Healthcare: Where Demand Rises to Meet Supply

The Tale of the Coffee Shop

A friend of mine has a coffee shop for many years.  Business had been good and she was making a good income from it.  But having other interests a few years ago she hired Frank to run the shop. 

A year into running the shop Frank noticed his coffee prices kept climbing.  But since the suppliers has consolidated he only had two to choose from and since the pricier supplier had a good image (but not as good coffee) he picked the expensive blends.  But since more money was coming in than going out, Frank didn't worry too much about it.

Frank decided to get more customers, so he cut his prices by 20%.  But to no avail.  The same customers kept coming, but now he was just making money.   A new rail station opened up the road with a lot of new businesses popping up but Frank did not want to take a loan to set up a stand there.  Then the customers dropped off at the store.  Now Frank was losing money.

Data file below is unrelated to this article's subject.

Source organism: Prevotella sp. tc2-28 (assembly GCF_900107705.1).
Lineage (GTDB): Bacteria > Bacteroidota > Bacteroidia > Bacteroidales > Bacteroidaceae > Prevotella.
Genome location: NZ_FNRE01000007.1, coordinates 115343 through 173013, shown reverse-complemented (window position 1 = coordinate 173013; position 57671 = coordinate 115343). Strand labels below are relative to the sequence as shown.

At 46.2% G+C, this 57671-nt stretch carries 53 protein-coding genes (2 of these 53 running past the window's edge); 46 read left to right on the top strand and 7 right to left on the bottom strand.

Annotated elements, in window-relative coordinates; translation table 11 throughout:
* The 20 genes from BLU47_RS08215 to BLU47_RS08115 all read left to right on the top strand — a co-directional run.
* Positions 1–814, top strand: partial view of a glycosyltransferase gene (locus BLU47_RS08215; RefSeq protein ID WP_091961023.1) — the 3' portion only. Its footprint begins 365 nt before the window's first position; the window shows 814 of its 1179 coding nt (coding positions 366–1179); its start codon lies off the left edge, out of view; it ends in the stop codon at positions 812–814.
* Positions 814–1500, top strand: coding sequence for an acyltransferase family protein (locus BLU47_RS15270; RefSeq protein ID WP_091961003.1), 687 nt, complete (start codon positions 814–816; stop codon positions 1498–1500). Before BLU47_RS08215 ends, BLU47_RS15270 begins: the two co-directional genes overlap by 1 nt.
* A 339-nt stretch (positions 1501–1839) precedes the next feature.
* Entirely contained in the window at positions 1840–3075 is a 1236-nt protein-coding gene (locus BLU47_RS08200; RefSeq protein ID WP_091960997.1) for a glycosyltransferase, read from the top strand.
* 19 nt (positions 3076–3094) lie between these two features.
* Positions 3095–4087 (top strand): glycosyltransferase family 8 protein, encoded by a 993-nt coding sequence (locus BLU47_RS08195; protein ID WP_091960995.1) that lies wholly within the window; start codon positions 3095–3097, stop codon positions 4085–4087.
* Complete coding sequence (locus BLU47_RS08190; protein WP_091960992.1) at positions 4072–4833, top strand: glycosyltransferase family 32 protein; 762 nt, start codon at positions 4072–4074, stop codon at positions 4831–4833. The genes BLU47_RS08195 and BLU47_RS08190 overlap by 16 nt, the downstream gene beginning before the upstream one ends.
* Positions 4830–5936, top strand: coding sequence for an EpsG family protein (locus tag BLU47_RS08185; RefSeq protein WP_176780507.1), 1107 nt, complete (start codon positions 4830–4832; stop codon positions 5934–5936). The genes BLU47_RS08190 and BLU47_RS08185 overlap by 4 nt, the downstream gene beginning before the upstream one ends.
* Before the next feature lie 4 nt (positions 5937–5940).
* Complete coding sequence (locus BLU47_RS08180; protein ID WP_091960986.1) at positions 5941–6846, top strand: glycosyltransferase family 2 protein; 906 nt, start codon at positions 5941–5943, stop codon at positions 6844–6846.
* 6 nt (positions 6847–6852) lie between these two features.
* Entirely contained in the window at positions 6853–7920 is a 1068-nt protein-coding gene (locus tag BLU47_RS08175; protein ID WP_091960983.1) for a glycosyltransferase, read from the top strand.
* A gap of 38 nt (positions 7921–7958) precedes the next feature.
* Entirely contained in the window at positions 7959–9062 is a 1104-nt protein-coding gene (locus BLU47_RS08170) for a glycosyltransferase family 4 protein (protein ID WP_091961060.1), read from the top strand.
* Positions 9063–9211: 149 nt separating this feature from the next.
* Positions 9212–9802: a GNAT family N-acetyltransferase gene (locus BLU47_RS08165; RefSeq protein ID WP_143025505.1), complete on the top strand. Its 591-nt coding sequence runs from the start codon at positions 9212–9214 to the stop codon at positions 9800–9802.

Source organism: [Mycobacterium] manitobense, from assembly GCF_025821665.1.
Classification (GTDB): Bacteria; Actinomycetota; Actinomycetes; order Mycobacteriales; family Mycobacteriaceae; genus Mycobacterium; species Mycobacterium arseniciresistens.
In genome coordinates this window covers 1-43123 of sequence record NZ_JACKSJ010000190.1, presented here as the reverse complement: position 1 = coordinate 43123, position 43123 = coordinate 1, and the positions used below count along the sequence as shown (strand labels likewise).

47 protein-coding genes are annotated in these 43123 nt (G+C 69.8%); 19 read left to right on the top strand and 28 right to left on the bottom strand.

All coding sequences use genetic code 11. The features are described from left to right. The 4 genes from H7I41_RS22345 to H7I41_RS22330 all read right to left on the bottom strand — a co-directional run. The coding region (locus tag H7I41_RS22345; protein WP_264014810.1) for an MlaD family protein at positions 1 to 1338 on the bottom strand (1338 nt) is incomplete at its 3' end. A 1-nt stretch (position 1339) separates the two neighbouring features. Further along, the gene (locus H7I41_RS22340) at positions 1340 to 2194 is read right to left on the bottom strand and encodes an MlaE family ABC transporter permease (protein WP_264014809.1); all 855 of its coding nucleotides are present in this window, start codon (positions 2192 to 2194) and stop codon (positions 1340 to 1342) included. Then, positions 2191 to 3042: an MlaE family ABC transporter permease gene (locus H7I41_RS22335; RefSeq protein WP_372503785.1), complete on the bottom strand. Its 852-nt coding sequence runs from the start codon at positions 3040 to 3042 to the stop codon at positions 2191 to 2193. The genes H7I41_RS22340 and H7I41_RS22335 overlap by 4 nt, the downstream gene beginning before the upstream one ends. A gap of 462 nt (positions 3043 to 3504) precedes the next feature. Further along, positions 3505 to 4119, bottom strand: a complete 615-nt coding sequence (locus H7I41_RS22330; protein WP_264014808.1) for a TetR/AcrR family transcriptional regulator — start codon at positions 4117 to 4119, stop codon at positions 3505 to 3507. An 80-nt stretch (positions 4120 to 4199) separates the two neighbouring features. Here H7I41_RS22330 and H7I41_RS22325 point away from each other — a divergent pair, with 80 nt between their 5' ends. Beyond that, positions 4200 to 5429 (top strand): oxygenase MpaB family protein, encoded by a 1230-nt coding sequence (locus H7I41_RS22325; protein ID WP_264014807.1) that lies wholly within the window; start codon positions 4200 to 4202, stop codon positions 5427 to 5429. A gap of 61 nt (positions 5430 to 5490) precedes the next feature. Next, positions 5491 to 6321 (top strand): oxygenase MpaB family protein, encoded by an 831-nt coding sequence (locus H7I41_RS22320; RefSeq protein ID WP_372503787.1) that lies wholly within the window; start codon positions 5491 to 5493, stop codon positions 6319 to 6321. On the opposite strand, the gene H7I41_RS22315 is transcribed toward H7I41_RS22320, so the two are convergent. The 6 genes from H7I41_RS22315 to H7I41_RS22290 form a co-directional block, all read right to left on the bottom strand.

So Frank decided to cut the hours the store was open and fire employees.  Meanwhile coffee prices continued to climb, and sales started to drop and the store was losing a lot of money.   Frank's solution?   Cut the store hours again and fire more employees.

Is Frank doing the right thing to get back to profitability?  What would you do?


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